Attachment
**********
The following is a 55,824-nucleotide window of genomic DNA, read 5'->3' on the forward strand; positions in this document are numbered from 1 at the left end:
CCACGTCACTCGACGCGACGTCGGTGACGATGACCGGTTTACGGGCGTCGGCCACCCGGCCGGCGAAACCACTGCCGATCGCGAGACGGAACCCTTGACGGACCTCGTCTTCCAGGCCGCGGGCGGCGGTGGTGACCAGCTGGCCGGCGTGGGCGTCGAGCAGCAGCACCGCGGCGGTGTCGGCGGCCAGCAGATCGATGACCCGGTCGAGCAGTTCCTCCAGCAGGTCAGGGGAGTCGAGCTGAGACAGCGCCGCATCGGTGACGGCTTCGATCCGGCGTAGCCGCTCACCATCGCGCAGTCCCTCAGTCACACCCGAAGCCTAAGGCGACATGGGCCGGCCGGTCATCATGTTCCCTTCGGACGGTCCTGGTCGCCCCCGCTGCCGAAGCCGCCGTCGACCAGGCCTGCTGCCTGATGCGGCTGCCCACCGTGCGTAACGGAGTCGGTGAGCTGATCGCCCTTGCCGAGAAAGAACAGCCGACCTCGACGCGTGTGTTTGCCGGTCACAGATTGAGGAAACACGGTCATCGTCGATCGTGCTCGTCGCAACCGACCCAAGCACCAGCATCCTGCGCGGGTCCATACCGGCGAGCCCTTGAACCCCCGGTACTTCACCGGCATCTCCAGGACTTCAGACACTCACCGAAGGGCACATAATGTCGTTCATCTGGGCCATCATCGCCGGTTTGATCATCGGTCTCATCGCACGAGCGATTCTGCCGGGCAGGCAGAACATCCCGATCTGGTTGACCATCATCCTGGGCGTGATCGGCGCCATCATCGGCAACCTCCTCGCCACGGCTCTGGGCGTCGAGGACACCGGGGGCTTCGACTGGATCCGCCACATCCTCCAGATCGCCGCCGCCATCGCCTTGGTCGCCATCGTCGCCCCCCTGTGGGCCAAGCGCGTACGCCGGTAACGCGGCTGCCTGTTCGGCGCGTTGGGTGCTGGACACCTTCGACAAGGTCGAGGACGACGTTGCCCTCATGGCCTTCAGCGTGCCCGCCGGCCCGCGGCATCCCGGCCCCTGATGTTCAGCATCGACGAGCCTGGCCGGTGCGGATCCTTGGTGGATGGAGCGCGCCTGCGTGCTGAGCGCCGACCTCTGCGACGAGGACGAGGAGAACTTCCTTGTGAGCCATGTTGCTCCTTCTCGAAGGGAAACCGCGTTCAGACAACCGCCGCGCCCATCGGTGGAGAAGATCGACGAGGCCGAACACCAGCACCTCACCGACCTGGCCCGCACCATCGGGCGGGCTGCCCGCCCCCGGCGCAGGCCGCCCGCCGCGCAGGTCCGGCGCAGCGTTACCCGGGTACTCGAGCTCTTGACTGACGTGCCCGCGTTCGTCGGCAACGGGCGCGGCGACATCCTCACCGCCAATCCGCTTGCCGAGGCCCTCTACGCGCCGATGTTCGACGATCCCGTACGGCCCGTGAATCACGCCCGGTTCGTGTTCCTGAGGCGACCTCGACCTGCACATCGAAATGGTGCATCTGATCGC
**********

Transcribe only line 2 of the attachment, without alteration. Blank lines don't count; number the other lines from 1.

CCACGTCACTCGACGCGACGTCGGTGACGATGACCGGTTTACGGGCGTCGGCCACCCGGCCGGCGAAACCACTGCCGATCGCGAGACGGAACCCTTGACGGACCTCGTCTTCCAGGCCGCGGGCGGCGGTGGTGACCAGCTGGCCGGCGTGGGCGTCGAGCAGCAGCACCGCGGCGGTGTCGGCGGCCAGCAGATCGATGACCCGGTCGAGCAGTTCCTCCAGCAGGTCAGGGGAGTCGAGCTGAGACAGCGCCGCATCGGTGACGGCTTCGATCCGGCGTAGCCGCTCACCATCGCGCAGTCCCTCAGTCACACCCGAAGCCTAAGGCGACATGGGCCGGCCGGTCATCATGTTCCCTTCGGACGGTCCTGGTCGCCCCCGCTGCCGAAGCCGCCGTCGACCAGGCCTGCTGCCTGATGCGGCTGCCCACCGTGCGTAACGGAGTCGGTGAGCTGATCGCCCTTGCCGAGAAAGAACAGCCGACCTCGACGCGTGTGTTTGCCGGTCACAGATTGAGGAAACACGGTCATCGTCGATCGTGCTCGTCGCAACCGACCCAAGCACCAGCATCCTGCGCGGGTCCATACCGGCGAGCCCTTGAACCCCCGGTACTTCACCGGCATCTCCAGGACTTCAGACACTCACCGAAGGGCACATAATGTCGTTCATCTGGGCCATCATCGCCGGTTTGATCATCGGTCTCATCGCACGAGCGATTCTGCCGGGCAGGCAGAACATCCCGATCTGGTTGACCATCATCCTGGGCGTGATCGGCGCCATCATCGGCAACCTCCTCGCCACGGCTCTGGGCGTCGAGGACACCGGGGGCTTCGACTGGATCCGCCACATCCTCCAGATCGCCGCCGCCATCGCCTTGGTCGCCATCGTCGCCCCCCTGTGGGCCAAGCGCGTACGCCGGTAACGCGGCTGCCTGTTCGGCGCGTTGGGTGCTGGACACCTTCGACAAGGTCGAGGACGACGTTGCCCTCATGGCCTTCAGCGTGCCCGCCGGCCCGCGGCATCCCGGCCCCTGATGTTCAGCATCGACGAGCCTGGCCGGTGCGGATCCTTGGTGGATGGAGCGCGCCTGCGTGCTGAGCGCCGACCTCTGCGACGAGGACGAGGAGAACTTCCTTGTGAGCCATGTTGCTCCTTCTCGAAGGGAAACCGCGTTCAGACAACCGCCGCGCCCATCGGTGGAGAAGATCGACGAGGCCGAACACCAGCACCTCACCGACCTGGCCCGCACCATCGGGCGGGCTGCCCGCCCCCGGCGCAGGCCGCCCGCCGCGCAGGTCCGGCGCAGCGTTACCCGGGTACTCGAGCTCTTGACTGACGTGCCCGCGTTCGTCGGCAACGGGCGCGGCGACATCCTCACCGCCAATCCGCTTGCCGAGGCCCTCTACGCGCCGATGTTCGACGATCCCGTACGGCCCGTGAATCACGCCCGGTTCGTGTTCCTGAGGCGACCTCGACCTGCACATCGAAATGGTGCATCTGATCGC